“What is a system? A system is a network of interdependent components that work together to try to accomplish the aim of the system. A system must have an aim. Without an aim, there is no system. The aim of the system must be clear to everyone in the system. The aim must include plans for the future. The aim is a value judgment.
The first step is clarification: everyone in the organization must understand the aim of the system, and how to direct (their) efforts toward it.
A system cannot understand itself.
Responsible for the quotes above, Dr Deming (1900-1993) seems to be undergoing something of a revival in the blogosphere at the moment and after viewing several of his videos, I can see why (you do need to give the videos a little time, they feel very dated but the advice is sage). Please read his wikipedia page before viewing – ‘A Theory of a System for Educators and Managers‘ and ‘Five Management Diseases’ – below.
Hat tip: @suifaijohnmak for these videos
THE BIG PICTURE view of what our education systems must do to revitalise is what we are missing at the moment. We need vision and leadership and a narrative that resounds.
The horizon needs a beacon!
The Melbourne Declaration (note how few of the education ministers who signed the document in 2008 remain or their senior bureaucrats) does talk about civil society but learning how to learn needs to stride to centre stage if each student, growing into citizenship, is to participate in growing our democracy and solving the challenges that feel more today than tomorrow.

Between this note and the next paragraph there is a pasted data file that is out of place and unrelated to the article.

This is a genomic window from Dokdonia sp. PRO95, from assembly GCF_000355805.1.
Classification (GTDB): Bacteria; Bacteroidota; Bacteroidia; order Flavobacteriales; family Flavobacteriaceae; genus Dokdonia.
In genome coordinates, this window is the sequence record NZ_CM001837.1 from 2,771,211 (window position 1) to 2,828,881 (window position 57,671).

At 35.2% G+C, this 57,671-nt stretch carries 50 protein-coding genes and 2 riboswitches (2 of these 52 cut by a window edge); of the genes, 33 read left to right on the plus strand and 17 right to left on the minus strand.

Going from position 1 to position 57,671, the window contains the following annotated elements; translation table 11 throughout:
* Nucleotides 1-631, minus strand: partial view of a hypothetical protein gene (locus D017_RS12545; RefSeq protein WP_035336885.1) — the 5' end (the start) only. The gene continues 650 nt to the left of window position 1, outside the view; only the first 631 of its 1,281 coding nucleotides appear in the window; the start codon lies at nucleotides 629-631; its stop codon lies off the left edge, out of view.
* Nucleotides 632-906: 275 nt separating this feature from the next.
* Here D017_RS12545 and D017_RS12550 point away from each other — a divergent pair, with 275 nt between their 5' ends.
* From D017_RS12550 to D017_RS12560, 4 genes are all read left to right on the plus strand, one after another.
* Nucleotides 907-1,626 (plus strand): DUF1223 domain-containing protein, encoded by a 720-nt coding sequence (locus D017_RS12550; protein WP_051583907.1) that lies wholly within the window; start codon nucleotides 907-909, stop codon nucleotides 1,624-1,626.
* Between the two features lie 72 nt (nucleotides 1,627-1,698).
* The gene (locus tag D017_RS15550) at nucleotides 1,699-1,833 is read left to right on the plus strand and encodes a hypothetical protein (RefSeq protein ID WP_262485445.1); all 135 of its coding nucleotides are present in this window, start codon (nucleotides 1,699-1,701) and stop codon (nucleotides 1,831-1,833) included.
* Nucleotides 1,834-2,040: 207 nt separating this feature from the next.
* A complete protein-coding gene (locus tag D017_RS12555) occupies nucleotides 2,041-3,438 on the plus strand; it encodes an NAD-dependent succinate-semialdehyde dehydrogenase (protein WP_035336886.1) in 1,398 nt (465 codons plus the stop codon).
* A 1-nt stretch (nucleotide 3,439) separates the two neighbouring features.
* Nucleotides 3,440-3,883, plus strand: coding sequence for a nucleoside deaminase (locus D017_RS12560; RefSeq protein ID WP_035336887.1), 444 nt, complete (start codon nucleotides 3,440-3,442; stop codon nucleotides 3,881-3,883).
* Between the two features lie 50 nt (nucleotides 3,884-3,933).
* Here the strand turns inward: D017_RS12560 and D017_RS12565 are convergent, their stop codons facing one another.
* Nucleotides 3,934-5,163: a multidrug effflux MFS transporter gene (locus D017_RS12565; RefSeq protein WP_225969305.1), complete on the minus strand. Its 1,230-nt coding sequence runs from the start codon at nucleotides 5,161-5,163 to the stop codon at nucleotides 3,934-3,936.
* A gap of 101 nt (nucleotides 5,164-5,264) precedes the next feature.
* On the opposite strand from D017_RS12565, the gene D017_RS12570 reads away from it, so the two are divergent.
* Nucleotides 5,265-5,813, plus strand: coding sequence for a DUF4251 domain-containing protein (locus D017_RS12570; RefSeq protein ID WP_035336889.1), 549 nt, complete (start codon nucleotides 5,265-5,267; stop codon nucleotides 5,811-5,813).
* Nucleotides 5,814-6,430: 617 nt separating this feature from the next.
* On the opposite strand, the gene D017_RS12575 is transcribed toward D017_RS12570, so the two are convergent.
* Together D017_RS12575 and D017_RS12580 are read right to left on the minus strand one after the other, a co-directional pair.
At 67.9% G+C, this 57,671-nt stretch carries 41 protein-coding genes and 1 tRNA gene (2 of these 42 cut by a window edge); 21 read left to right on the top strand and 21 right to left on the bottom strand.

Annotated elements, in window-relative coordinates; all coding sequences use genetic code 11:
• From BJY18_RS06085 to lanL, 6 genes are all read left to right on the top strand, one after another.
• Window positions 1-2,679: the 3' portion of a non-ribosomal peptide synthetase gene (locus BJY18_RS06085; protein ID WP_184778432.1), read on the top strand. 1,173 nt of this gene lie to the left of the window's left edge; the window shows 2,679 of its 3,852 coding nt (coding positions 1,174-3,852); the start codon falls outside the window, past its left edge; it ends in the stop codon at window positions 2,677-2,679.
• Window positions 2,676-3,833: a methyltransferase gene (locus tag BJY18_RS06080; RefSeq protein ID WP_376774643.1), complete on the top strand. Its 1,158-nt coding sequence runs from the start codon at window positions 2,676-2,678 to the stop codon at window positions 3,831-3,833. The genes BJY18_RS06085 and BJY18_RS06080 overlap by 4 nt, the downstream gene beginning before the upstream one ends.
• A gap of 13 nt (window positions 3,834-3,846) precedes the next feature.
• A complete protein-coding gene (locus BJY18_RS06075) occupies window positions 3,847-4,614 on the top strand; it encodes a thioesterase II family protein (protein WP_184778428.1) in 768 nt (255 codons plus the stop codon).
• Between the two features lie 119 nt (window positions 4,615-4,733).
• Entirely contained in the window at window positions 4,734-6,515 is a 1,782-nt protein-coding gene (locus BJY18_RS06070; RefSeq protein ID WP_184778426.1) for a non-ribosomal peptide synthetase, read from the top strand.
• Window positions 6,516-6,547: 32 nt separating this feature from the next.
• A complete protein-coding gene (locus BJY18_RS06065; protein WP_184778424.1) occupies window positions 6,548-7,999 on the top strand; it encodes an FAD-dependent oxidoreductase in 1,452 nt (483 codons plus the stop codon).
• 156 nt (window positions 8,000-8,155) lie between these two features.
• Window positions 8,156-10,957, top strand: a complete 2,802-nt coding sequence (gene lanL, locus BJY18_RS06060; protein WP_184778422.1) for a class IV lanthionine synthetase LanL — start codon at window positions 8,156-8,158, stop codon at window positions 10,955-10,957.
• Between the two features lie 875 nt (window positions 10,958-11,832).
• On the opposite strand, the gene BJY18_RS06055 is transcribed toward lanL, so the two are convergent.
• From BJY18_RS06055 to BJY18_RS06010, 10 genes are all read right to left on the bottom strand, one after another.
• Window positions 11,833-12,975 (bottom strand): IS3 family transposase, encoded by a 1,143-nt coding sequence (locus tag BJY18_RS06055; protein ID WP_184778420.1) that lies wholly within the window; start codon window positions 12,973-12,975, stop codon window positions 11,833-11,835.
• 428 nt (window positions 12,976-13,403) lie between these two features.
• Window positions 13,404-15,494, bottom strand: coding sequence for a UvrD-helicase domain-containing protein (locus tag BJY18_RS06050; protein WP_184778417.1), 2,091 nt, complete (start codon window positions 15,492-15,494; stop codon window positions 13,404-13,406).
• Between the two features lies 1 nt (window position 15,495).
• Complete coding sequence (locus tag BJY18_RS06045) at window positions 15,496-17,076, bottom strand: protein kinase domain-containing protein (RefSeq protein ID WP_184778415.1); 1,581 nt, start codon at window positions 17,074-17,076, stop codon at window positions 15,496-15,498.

Which leaders are talking about learning how to learn as the central aim of the education system?
Dr Deming and Dr Russell Ackoff make several sage points that we all need to consider, especially the most senior political and educational leaders responsible for lighting the way:
1. “Management’s job. It is management’s job to direct the efforts of all components toward the aim of the system.” What is the aim of the system? Do we want to ‘produce a group of people who have been thinking in a way we have been thinking for years’? How can we design a system that equips students (and their teachers) with the ability to ‘learn how to learn‘?
2. If the education system was destroyed last night…what would you do? The point being made, if we do not know what should be done starting from scratch, how can we improve when such freedom does not exist?
3. The comment about ‘institutionalising dysfunctionality’ resounds with many, especially in regards to our systems, across the western world, of pen and paper exams that test knowledge regurgitation. More of the same is not the answer.
If the education system was destroyed last night…what would you do?